Queen Mary University of London: Queen Mary students win scholarship boosting social mobility in the City

Idris and Tyron started the 15-month development programme last month, which will see them get first-hand experience in problem solving within a high-pressure corporate environment. They will also benefit from skills workshops, interview coaching, networking, mentoring, support with job applications and careers advice. By the end of 2023, they will have completed various work shadowing placements and given an interview for a training contract at Freshfields.

Speaking about his experience so far, Tyron said: “I’m still in the very early stages of this journey; however, from the insight day and assessment centres alone, I’ve gained an incredible amount. I’ve been able to meet and converse with accomplished City professionals and fellow students, which has given me a better perspective to careers and life in general. I’m extremely grateful to be part of an empowering scheme that will undoubtedly leave a legacy to inspire black men in the future.”

Applicants must be in their first year of study at a UK university and are evaluated using non-traditional methods to innovatively assess for potential across a wide variety of criteria, with no minimum grade requirement. Overall, the scheme endeavours to provide its scholars with the skills and confidence to thrive during their studies and beyond.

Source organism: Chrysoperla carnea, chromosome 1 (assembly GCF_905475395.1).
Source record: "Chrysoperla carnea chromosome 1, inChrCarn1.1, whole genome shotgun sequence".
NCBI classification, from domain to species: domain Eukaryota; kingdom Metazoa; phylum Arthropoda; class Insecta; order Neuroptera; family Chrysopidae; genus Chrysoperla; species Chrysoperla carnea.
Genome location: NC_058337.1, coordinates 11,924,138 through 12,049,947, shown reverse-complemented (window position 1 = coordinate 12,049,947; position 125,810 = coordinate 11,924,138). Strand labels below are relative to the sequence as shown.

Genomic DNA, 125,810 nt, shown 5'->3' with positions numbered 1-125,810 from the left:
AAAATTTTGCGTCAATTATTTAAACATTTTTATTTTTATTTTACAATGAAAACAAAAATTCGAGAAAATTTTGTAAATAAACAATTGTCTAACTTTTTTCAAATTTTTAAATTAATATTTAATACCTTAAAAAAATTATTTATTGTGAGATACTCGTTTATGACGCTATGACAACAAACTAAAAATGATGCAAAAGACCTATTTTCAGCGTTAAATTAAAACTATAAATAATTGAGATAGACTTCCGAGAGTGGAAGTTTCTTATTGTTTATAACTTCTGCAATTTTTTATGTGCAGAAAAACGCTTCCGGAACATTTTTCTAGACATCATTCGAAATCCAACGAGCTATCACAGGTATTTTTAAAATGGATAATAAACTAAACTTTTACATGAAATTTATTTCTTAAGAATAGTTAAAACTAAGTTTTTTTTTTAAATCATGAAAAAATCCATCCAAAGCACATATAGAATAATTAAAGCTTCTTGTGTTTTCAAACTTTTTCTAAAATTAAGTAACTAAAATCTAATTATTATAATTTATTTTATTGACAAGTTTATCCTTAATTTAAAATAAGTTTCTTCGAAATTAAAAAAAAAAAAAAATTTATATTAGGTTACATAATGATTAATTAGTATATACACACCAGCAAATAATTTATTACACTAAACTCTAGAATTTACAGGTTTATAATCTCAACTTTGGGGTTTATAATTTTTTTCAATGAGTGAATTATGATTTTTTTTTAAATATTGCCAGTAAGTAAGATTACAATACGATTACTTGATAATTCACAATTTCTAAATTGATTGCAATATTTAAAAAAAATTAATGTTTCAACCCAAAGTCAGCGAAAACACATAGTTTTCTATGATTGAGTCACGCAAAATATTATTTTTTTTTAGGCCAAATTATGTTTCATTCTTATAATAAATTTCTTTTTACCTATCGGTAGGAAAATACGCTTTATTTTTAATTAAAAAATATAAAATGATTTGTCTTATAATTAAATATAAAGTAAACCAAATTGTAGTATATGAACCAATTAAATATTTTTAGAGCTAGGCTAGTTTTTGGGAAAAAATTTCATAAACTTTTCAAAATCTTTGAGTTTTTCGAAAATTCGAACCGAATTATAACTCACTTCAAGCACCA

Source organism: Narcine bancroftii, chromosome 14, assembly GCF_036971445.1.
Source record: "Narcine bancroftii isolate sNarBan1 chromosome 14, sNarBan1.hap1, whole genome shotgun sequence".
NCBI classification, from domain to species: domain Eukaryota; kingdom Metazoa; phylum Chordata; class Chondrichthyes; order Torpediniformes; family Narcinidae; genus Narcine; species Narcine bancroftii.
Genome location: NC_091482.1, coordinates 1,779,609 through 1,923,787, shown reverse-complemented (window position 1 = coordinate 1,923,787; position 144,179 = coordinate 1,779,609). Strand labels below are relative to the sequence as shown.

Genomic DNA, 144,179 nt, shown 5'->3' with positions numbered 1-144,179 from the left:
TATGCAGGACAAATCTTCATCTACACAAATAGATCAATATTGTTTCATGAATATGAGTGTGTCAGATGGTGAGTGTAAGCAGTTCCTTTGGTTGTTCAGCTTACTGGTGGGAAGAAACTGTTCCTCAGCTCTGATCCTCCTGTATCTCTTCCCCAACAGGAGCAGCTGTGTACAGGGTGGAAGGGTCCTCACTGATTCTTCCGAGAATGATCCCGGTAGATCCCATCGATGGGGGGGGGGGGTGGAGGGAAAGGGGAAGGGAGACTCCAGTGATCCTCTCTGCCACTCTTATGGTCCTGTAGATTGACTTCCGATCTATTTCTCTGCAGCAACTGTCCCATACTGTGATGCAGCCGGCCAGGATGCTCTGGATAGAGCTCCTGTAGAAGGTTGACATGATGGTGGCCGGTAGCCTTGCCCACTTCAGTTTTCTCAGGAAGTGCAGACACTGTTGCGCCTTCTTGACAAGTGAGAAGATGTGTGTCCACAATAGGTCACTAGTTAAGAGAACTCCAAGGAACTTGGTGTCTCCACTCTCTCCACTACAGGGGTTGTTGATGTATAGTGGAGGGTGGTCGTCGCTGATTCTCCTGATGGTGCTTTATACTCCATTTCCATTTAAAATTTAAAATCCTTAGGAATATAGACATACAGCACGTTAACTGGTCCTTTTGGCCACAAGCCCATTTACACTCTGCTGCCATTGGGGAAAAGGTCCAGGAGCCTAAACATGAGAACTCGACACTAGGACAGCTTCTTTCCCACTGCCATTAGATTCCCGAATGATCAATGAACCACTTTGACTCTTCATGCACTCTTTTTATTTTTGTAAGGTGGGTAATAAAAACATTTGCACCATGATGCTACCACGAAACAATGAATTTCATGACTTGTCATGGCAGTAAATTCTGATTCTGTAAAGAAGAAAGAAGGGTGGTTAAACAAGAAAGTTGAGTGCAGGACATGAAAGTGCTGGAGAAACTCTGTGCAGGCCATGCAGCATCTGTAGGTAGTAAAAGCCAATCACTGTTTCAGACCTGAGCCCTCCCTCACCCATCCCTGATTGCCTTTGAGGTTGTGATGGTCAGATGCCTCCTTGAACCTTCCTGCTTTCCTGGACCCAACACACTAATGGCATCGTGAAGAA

Giving advice to students who may be interested in applying for the scholarship in future, Tyron commented: “I’d say enter the process with an open mind and willingness to learn more about yourself, others, and careers. It sounds very cliché but be yourself. In doing so, you’ll also find that you gain a lot more from the experience – whether that be mentors, friends, or a better understanding of your strengths and weaknesses.”

The award was created in memory of Stephen Lawrence, a talented and ambitious young black man from London who was killed in a racist attack aged just 18. Established by Stephen’s mother Doreen Lawrence (Baroness Lawrence of Clarendon OBE) and international law firm Freshfields Bruckhaus Deringer in 2013, it aims to open up career opportunities in the City and address the disproportionate under-representation of black men from less socially mobile backgrounds.